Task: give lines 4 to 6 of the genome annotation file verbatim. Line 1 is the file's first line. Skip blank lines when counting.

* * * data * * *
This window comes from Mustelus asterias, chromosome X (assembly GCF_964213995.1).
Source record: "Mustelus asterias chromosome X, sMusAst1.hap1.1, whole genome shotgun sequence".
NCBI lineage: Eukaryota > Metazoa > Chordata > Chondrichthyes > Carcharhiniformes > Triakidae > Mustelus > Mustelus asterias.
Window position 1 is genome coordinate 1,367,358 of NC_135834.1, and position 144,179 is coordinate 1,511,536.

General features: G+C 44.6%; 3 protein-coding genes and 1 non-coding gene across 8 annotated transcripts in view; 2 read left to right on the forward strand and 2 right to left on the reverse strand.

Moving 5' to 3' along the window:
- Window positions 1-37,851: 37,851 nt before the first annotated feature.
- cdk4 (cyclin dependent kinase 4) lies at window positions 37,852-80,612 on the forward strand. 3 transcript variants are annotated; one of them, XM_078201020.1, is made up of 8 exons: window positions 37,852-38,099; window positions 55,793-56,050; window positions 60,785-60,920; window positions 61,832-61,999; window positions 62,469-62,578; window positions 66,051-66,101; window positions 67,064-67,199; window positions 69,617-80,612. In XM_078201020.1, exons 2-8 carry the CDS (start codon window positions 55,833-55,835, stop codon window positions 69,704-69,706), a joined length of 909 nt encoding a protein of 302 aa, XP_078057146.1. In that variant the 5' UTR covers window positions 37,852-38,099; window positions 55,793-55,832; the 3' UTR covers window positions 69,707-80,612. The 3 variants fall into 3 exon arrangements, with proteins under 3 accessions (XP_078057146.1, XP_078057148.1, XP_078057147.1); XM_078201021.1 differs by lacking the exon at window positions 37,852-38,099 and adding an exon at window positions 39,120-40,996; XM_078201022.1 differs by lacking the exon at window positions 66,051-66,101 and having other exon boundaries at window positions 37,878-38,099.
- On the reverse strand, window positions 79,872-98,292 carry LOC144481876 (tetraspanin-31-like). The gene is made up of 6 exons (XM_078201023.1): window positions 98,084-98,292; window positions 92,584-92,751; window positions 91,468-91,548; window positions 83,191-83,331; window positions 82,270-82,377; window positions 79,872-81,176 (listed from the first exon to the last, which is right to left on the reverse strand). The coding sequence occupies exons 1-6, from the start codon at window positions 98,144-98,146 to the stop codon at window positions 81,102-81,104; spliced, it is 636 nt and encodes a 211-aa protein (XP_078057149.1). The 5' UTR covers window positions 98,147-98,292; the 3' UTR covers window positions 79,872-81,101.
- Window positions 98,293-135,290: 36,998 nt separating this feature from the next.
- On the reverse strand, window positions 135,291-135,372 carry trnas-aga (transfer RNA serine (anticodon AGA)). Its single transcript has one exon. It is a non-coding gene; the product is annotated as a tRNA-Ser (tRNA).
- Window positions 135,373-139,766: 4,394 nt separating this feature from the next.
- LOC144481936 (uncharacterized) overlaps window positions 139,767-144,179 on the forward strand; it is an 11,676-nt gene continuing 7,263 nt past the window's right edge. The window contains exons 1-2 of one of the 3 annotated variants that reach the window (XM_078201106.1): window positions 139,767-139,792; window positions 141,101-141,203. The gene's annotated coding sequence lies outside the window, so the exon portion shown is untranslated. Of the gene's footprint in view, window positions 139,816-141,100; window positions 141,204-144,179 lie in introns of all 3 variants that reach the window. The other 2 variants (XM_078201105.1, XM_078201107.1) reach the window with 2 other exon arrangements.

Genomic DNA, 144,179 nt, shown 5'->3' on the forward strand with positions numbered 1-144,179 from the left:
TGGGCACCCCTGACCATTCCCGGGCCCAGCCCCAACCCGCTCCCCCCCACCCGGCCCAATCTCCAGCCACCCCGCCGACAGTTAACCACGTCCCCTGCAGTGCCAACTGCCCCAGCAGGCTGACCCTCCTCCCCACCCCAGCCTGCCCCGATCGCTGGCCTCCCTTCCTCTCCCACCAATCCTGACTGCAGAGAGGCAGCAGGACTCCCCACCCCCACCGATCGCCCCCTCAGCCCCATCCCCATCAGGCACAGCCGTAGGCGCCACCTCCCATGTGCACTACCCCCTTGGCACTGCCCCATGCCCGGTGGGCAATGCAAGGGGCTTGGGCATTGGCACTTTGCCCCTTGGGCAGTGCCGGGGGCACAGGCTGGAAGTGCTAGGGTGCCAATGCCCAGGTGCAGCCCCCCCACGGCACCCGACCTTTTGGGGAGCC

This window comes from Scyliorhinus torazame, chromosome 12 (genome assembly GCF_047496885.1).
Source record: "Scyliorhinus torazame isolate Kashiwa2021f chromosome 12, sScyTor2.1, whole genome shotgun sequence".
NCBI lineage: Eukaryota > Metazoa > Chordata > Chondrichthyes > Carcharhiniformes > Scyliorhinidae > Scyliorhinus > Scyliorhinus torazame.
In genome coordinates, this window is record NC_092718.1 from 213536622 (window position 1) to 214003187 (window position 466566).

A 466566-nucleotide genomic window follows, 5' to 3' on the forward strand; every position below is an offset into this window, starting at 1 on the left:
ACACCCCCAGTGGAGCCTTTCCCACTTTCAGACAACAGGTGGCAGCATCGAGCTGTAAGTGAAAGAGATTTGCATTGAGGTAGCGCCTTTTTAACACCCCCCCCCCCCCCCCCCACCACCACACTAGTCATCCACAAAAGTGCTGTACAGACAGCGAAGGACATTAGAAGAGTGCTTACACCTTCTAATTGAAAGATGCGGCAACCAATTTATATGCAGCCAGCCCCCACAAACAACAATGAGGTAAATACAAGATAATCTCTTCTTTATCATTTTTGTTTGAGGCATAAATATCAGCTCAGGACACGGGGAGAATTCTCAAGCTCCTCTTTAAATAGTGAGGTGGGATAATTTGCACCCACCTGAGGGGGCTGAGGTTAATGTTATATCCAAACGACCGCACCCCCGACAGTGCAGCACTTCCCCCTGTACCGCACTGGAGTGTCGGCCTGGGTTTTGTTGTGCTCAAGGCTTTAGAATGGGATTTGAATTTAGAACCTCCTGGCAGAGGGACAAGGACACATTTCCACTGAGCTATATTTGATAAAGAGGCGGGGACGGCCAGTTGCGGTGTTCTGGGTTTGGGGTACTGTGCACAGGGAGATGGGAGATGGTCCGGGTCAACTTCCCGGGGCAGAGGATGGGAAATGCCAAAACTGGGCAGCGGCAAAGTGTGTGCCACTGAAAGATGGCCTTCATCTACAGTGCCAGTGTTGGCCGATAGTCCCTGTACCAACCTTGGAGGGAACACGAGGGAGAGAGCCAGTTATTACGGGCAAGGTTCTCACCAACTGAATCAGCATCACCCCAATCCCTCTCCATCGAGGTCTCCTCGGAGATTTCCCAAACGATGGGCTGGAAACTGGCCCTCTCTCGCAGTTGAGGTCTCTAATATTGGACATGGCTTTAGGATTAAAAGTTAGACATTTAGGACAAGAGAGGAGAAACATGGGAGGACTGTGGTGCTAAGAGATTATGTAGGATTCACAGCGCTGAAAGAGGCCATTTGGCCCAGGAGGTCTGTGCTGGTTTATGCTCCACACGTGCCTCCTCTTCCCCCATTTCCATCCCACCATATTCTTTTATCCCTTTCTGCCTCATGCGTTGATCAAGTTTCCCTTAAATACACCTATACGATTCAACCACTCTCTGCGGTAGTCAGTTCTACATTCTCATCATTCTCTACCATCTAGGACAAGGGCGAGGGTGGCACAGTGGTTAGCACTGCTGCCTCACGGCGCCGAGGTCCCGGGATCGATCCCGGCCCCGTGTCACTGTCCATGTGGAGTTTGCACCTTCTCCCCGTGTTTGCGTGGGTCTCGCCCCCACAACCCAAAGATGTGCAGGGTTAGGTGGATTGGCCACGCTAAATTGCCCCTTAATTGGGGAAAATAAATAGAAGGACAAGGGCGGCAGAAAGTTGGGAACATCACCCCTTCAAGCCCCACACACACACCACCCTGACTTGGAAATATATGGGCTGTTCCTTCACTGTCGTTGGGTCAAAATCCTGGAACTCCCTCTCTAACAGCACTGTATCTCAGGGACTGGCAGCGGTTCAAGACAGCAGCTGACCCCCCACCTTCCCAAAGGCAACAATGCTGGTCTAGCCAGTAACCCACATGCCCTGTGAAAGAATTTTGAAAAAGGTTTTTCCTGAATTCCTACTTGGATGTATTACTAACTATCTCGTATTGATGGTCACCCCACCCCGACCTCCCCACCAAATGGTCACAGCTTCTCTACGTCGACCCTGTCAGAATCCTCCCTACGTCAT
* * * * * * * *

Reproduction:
Window position 1 is genome coordinate 1,367,358 of NC_135834.1, and position 144,179 is coordinate 1,511,536.

General features: G+C 44.6%; 3 protein-coding genes and 1 non-coding gene across 8 annotated transcripts in view; 2 read left to right on the forward strand and 2 right to left on the reverse strand.

Moving 5' to 3' along the window: